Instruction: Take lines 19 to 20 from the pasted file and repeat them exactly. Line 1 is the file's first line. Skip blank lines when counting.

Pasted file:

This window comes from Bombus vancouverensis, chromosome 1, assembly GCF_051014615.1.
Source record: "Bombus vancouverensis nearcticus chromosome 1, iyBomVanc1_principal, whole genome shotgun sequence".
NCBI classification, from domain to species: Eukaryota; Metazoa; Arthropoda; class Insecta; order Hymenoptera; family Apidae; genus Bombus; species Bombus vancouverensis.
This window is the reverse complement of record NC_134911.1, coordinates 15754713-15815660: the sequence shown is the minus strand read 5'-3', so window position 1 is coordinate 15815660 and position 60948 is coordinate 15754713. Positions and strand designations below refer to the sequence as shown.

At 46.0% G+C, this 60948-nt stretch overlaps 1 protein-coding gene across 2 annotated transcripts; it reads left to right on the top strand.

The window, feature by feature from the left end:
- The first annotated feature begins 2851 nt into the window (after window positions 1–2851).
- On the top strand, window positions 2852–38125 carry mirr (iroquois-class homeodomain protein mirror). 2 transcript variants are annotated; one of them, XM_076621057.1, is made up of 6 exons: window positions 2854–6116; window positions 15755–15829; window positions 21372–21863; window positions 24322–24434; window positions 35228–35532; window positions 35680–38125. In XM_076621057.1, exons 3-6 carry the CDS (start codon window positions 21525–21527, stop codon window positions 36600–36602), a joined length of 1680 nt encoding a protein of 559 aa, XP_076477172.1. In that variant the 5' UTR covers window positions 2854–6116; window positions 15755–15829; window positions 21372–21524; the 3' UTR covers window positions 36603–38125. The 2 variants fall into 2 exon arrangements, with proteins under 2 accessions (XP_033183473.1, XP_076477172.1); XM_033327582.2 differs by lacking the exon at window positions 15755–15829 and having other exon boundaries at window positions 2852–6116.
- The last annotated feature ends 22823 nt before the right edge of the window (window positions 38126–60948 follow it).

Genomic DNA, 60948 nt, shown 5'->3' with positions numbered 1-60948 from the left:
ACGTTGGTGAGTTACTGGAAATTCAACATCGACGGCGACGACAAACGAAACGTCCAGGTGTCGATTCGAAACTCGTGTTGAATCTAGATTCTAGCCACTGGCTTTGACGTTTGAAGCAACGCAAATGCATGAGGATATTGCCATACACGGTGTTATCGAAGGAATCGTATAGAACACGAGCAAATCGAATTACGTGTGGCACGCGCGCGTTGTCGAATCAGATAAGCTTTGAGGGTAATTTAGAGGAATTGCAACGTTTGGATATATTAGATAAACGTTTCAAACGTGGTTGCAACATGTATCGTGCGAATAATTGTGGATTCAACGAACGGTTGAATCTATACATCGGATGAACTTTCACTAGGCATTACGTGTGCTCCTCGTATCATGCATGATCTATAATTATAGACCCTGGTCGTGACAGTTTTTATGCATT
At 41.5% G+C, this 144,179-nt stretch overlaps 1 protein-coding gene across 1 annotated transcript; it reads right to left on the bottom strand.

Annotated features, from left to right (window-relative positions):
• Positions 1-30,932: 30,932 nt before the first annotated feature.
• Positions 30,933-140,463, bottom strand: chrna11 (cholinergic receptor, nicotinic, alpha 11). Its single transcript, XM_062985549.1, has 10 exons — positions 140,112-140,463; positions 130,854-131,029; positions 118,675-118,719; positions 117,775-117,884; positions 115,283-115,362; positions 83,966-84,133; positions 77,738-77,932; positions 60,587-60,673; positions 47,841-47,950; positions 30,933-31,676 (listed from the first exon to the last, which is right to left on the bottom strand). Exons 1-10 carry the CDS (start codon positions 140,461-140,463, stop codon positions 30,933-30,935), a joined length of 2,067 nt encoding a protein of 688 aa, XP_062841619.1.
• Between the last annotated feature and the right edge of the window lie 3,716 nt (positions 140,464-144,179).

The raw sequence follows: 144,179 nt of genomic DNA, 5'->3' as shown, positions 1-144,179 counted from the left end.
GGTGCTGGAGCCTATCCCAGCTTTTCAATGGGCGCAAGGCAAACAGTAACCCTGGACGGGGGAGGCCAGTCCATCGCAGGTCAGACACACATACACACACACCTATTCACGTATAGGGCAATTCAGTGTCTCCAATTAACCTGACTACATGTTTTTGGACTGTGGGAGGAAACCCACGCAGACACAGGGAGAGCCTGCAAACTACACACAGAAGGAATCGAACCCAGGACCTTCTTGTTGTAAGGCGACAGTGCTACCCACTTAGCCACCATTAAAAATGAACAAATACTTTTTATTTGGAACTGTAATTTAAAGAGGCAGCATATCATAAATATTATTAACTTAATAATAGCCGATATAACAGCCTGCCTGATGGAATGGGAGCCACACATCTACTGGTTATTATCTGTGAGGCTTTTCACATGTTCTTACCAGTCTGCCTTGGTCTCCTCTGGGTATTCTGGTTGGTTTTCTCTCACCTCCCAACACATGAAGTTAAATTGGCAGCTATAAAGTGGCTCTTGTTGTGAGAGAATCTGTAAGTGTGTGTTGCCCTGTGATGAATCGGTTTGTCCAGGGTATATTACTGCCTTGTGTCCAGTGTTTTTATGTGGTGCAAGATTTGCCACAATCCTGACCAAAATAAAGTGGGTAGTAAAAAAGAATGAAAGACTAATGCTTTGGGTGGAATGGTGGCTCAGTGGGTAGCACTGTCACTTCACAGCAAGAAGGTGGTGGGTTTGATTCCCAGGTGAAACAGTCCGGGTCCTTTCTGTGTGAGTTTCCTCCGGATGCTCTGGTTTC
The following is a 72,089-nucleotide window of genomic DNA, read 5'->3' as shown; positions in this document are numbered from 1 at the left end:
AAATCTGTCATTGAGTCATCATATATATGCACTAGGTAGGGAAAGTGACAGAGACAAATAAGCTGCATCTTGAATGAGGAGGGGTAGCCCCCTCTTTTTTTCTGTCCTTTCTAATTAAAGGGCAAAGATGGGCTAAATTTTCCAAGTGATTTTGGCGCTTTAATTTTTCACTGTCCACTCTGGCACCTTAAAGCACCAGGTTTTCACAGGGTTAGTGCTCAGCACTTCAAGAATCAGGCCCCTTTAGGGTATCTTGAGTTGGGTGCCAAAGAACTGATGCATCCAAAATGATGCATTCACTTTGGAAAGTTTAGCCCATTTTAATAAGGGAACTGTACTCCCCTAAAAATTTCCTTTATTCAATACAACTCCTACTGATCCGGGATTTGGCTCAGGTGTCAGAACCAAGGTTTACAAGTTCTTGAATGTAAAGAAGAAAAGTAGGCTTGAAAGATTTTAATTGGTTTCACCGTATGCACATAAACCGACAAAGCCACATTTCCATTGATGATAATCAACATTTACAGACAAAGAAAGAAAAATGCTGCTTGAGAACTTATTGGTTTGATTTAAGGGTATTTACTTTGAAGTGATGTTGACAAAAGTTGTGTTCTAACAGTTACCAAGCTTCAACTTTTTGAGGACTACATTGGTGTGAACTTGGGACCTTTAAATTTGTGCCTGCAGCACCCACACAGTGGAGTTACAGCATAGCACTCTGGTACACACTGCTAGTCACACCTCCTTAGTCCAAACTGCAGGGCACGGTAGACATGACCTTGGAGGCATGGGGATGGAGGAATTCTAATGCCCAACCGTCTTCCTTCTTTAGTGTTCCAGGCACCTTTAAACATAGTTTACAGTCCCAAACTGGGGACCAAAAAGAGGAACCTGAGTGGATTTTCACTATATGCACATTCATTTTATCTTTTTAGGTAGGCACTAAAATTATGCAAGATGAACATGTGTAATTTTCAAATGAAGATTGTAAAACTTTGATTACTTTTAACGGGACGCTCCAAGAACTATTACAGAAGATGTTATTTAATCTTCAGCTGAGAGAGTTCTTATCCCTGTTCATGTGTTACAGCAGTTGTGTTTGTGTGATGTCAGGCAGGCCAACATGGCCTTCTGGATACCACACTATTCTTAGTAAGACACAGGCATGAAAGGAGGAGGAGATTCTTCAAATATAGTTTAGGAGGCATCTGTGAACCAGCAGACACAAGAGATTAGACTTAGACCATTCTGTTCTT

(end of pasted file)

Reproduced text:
The following is a 72,089-nucleotide window of genomic DNA, read 5'->3' as shown; positions in this document are numbered from 1 at the left end:
AAATCTGTCATTGAGTCATCATATATATGCACTAGGTAGGGAAAGTGACAGAGACAAATAAGCTGCATCTTGAATGAGGAGGGGTAGCCCCCTCTTTTTTTCTGTCCTTTCTAATTAAAGGGCAAAGATGGGCTAAATTTTCCAAGTGATTTTGGCGCTTTAATTTTTCACTGTCCACTCTGGCACCTTAAAGCACCAGGTTTTCACAGGGTTAGTGCTCAGCACTTCAAGAATCAGGCCCCTTTAGGGTATCTTGAGTTGGGTGCCAAAGAACTGATGCATCCAAAATGATGCATTCACTTTGGAAAGTTTAGCCCATTTTAATAAGGGAACTGTACTCCCCTAAAAATTTCCTTTATTCAATACAACTCCTACTGATCCGGGATTTGGCTCAGGTGTCAGAACCAAGGTTTACAAGTTCTTGAATGTAAAGAAGAAAAGTAGGCTTGAAAGATTTTAATTGGTTTCACCGTATGCACATAAACCGACAAAGCCACATTTCCATTGATGATAATCAACATTTACAGACAAAGAAAGAAAAATGCTGCTTGAGAACTTATTGGTTTGATTTAAGGGTATTTACTTTGAAGTGATGTTGACAAAAGTTGTGTTCTAACAGTTACCAAGCTTCAACTTTTTGAGGACTACATTGGTGTGAACTTGGGACCTTTAAATTTGTGCCTGCAGCACCCACACAGTGGAGTTACAGCATAGCACTCTGGTACACACTGCTAGTCACACCTCCTTAGTCCAAACTGCAGGGCACGGTAGACATGACCTTGGAGGCATGGGGATGGAGGAATTCTAATGCCCAACCGTCTTCCTTCTTTAGTGTTCCAGGCACCTTTAAACATAGTTTACAGTCCCAAACTGGGGACCAAAAAGAGGAACCTGAGTGGATTTTCACTATATGCACATTCATTTTATCTTTTTAGGTAGGCACTAAAATTATGCAAGATGAACATGTGTAATTTTCAAATGAAGATTGTAAAACTTTGATTACTTTTAACGGGACGCTCCAAGAACTATTACAGAAGATGTTATTTAATCTTCAGCTGAGAGAGTTCTTATCCCTGTTCATGTGTTACAGCAGTTGTGTTTGTGTGATGTCAGGCAGGCCAACATGGCCTTCTGGATACCACACTATTCTTAGTAAGACACAGGCATGAAAGGAGGAGGAGATTCTTCAAATATAGTTTAGGAGGCATCTGTGAACCAGCAGACACAAGAGATTAGACTTAGACCATTCTGTTCTT